After penetration, deploy the Assault suits.

Cybernator surprised me. I had no ideas going into it what it would be about, and it turns out that you're piloting mechs. In space. And not the stupid, overly designed, dazzlingly coloured mechs that I'm frankly put off by, but grungy, militaristic, 'realistic' designs.

It was - on the premise alone - something I absolutely had to get stuck into, and I hoped that the gameplay was just as inspiring.

Sorry, I don't have a bloody clue what's going on in this shot

Fun Times

I can tell you now that these screenshots won't help you in the slightest in picturing the scene. A war has broken out over resources while we were being trained up in piloting an Assault suit, which means we get to use this monstrous chunk of moving metal in the war, dashing, jumping, shooting and punching our way through the enemy ranks.

Something exploded. Wasn't me.

Our first mission involves ramming a ship through the enemy defences and then jumping out in order to destroy the engine block. We're alone, but our knowledge of platforming in games up until this point in time (i.e., go right) will allow us to get fully immersed into controlling this mech.

It's sluggish and bulky, with the short dash ability and sometimes useful, sometimes not, jump boost taking a little while to get to grips with, but that's partly because you're learning to move while shooting in all manner of directions.

You're not limited to the usual 8, nor are you limited to firing in the direction you're moving, and the default Vulcan cannon you're equipped with enhances this freedom by showing off a kind of bullet trajectory variance thing - I don't know what you'd call it. Spread? Yeah, it's a bit of bullet spread. Of course it is. I feel stupid for not recalling that sooner. Where was I?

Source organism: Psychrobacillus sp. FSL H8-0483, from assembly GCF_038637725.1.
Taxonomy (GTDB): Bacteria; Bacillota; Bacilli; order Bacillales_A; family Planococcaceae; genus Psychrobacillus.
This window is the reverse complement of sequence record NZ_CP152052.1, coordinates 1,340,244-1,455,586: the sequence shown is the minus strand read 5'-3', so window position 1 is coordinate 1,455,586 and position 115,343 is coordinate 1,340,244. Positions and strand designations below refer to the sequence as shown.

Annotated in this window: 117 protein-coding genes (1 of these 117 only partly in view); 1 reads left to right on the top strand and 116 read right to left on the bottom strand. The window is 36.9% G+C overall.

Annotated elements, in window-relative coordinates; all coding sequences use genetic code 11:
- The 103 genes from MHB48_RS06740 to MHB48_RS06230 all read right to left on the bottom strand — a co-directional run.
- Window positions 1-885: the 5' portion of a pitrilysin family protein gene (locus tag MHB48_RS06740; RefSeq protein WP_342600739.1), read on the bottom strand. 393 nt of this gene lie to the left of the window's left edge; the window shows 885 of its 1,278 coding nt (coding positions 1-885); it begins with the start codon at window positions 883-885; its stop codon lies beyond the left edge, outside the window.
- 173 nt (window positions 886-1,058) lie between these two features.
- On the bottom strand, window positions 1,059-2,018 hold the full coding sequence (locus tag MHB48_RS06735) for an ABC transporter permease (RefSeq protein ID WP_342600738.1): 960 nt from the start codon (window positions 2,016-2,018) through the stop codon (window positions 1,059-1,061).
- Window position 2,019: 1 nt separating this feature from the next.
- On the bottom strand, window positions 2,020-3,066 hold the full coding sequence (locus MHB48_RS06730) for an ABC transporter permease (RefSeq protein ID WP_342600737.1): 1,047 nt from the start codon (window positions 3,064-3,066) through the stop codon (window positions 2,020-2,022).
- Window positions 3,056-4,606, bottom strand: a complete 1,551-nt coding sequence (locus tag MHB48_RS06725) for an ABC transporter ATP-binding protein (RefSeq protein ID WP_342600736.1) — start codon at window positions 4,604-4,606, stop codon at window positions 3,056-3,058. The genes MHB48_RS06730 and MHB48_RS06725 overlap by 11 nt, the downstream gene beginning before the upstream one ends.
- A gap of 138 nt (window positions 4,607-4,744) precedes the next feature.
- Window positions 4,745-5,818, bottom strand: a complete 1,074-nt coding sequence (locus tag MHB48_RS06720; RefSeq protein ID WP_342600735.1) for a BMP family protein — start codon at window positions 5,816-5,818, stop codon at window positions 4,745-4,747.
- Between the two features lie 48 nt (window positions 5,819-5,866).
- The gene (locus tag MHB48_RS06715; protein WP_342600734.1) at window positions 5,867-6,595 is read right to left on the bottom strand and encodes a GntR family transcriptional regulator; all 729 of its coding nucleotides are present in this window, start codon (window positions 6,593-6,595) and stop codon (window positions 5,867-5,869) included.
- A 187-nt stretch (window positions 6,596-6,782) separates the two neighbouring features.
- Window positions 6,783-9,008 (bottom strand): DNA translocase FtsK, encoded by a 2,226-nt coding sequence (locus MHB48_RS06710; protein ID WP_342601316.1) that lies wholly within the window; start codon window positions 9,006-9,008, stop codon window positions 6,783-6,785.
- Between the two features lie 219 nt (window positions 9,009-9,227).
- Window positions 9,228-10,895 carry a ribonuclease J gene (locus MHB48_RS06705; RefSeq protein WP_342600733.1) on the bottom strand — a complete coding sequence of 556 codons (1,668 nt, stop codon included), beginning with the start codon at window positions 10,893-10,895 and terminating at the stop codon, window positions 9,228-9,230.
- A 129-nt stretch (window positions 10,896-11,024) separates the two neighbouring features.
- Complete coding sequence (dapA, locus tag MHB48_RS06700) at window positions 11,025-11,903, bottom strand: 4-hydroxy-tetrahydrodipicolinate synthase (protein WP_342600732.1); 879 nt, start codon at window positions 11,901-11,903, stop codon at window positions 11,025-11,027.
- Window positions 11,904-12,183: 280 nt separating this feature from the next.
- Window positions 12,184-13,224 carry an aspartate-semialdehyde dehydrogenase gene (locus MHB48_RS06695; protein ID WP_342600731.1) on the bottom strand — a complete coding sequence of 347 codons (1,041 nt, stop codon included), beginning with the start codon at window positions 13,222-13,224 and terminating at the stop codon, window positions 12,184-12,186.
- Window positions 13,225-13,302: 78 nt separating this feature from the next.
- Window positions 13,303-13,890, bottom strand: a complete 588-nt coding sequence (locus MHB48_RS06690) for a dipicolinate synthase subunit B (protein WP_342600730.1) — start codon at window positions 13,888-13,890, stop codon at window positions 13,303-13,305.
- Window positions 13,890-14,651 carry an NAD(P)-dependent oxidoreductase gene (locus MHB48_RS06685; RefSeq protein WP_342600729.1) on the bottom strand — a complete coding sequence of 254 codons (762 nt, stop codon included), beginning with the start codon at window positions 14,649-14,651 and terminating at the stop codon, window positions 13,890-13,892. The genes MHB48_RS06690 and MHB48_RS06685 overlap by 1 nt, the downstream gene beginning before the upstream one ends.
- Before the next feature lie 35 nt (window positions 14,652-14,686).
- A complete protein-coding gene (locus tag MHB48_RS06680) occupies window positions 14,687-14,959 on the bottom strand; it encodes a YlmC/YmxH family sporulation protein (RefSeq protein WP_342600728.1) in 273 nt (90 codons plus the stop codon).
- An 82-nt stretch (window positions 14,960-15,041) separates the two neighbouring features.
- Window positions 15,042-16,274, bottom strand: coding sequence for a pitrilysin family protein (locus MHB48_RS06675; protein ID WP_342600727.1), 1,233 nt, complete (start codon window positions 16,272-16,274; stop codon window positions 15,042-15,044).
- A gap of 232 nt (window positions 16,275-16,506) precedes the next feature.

It makes it all look nice and dynamic, even though it's a little cumbersome.

If you want to get up close and personal, you can switch weapons on the fly, including to a heavy hitting punch, which seems to destroy damn near everything in an explosion, which happens to be what you need to cause to complete the first mission.

For you, the war is very much just beginning...


The next stage begins with more of a shoot 'em up level design, which sees you hurtling through an asteroid field, while hopelessly dodging and defeating enemies along the way.

It always damn near crippled me, in stark contrast to the breeze of the first level. Maybe I'm missing something, maybe I'm charging in without thinking, maybe I should see how effective the block button is. Whatever the case, bumbling through the rest of the stage with a smattering of health wasn't the most fun, and it eventually meant switching over to YouTube.

Final Word

Stages are varied, power-ups come in many forms, but it seems almost criminally short. Maybe I'm just asking too much of it - and watching it gives off a different impression of length than playing it does, so it's hard to say for sure.

Cybernator hooked me so quickly that it's a shame I'm not yet good enough to get further into it, be it through lack of skill or strategy. It plays differently enough from both shoot 'em ups and run and gunners to be work a look at from fans of both, and if you were ever put off by idea of mechs, it's not overly or obviously mechy - it's a game about the fight; the mech is just a tool with which you defend your allies and attack your opponents.

It perhaps isn't an immediate or obvious choice in a list of must play games, but Cybernator is worth checking out in some form.

Fun Facts

Side missions and your successes or failures of them result in different endings to Cybernator, but you won't see the enemy President commit suicide unless you're playing the Japanese version.

Cybernator, developed by Konami, first released in 1992.
Version played: SNES, 1992, via emulation.
Version watched: SNES, 1992 (World of Longplays)